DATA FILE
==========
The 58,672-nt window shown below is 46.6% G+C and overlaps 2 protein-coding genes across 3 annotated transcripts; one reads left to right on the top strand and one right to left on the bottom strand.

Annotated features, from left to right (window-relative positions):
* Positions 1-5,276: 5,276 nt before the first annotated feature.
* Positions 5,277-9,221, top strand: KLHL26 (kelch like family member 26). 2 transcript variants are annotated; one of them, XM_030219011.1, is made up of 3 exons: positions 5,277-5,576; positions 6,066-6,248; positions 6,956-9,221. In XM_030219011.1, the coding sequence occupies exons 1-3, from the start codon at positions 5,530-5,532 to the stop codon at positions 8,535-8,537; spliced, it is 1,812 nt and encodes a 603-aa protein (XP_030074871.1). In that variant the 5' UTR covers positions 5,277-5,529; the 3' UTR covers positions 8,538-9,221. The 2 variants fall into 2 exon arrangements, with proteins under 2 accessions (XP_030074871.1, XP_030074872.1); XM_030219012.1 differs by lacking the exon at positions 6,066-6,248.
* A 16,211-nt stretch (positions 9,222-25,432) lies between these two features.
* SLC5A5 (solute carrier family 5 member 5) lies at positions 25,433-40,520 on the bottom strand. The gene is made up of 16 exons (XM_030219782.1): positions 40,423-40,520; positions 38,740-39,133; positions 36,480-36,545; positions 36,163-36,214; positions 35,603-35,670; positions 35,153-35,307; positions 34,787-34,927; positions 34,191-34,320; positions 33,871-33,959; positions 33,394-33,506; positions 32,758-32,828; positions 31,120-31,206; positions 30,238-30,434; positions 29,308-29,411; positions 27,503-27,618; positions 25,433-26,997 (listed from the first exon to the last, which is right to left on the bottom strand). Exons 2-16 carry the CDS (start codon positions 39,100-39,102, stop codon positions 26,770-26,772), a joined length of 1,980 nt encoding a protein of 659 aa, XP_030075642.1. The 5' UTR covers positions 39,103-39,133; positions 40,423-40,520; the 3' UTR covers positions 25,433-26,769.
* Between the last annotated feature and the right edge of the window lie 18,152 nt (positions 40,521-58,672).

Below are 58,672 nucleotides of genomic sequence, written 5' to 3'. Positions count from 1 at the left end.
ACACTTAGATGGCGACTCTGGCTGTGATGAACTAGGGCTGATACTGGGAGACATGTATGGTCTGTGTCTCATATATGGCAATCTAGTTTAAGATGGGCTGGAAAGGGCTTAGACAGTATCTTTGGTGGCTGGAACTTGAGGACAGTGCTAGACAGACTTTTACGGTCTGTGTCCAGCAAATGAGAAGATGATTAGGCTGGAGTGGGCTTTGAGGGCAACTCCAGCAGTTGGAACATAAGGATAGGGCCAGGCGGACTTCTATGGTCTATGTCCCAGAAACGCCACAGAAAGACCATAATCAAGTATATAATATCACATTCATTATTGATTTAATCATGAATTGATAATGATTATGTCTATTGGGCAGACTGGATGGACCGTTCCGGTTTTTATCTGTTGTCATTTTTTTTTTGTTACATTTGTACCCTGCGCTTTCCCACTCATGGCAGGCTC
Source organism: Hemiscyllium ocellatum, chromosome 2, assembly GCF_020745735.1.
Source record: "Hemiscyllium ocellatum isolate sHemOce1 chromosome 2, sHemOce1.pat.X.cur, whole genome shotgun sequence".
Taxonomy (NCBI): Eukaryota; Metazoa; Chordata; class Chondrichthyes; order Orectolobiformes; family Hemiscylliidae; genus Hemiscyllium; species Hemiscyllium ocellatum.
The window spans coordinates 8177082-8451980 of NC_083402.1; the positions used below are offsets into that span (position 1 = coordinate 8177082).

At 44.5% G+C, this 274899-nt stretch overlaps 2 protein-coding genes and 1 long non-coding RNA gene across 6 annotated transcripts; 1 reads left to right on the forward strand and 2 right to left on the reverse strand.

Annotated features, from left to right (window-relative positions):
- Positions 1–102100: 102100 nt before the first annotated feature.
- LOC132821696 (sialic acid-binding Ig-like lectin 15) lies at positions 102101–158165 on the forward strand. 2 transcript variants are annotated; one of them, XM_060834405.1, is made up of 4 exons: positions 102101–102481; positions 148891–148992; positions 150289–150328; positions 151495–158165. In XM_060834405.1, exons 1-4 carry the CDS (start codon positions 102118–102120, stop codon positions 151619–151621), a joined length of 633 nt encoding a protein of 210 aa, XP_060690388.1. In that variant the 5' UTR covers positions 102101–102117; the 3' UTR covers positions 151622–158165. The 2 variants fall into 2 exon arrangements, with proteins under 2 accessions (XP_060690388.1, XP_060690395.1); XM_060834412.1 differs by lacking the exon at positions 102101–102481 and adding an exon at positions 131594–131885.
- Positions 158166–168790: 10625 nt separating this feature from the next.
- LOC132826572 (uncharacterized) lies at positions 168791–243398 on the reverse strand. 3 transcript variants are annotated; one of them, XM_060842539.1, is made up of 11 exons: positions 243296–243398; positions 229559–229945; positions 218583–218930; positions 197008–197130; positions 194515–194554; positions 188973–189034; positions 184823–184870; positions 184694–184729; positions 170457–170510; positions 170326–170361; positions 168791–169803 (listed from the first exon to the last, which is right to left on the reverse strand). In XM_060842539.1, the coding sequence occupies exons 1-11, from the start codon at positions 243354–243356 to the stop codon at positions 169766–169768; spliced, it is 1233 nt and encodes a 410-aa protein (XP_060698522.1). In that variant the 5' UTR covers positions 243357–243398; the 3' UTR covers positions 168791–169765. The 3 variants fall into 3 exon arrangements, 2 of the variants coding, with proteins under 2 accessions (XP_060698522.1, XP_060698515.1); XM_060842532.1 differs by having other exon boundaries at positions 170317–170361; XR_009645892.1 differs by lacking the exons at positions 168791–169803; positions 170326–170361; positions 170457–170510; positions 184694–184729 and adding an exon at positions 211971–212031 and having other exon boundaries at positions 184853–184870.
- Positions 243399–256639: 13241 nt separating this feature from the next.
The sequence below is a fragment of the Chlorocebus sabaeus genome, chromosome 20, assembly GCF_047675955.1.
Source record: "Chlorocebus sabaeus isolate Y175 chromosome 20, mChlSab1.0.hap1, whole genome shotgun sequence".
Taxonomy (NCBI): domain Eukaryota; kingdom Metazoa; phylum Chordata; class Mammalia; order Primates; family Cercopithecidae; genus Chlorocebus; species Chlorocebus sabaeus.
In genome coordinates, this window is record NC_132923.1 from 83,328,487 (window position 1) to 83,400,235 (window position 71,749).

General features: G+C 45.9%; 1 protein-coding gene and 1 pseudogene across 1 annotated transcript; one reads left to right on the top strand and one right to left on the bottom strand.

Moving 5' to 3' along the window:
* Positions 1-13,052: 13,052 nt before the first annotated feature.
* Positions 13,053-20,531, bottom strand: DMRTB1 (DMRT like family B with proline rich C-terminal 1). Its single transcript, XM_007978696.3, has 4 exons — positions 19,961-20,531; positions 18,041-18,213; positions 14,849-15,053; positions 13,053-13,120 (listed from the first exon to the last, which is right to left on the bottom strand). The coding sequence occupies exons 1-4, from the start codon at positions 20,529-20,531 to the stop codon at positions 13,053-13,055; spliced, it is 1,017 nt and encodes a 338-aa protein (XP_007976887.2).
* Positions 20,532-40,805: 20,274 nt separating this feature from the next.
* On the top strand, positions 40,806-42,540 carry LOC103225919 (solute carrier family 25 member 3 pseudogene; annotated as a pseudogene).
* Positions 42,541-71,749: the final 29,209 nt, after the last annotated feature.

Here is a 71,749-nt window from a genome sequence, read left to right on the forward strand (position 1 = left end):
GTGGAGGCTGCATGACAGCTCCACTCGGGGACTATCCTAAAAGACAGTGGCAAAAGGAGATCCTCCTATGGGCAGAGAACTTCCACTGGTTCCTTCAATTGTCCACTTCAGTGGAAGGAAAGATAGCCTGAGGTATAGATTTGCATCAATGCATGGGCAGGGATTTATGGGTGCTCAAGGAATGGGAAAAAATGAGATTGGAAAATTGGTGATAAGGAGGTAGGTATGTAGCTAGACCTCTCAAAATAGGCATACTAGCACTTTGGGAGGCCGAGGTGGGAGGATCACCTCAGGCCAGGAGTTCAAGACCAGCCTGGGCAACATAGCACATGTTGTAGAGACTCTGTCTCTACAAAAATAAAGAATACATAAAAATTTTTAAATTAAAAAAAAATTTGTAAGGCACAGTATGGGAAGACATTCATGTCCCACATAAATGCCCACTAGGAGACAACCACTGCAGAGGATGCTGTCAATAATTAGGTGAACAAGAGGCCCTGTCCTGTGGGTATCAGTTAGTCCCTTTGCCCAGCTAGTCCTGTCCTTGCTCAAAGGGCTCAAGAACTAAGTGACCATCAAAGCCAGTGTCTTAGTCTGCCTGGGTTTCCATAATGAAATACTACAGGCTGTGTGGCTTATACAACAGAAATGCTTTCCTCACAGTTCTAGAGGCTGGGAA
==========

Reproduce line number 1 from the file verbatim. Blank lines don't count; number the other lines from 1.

The 58,672-nt window shown below is 46.6% G+C and overlaps 2 protein-coding genes across 3 annotated transcripts; one reads left to right on the top strand and one right to left on the bottom strand.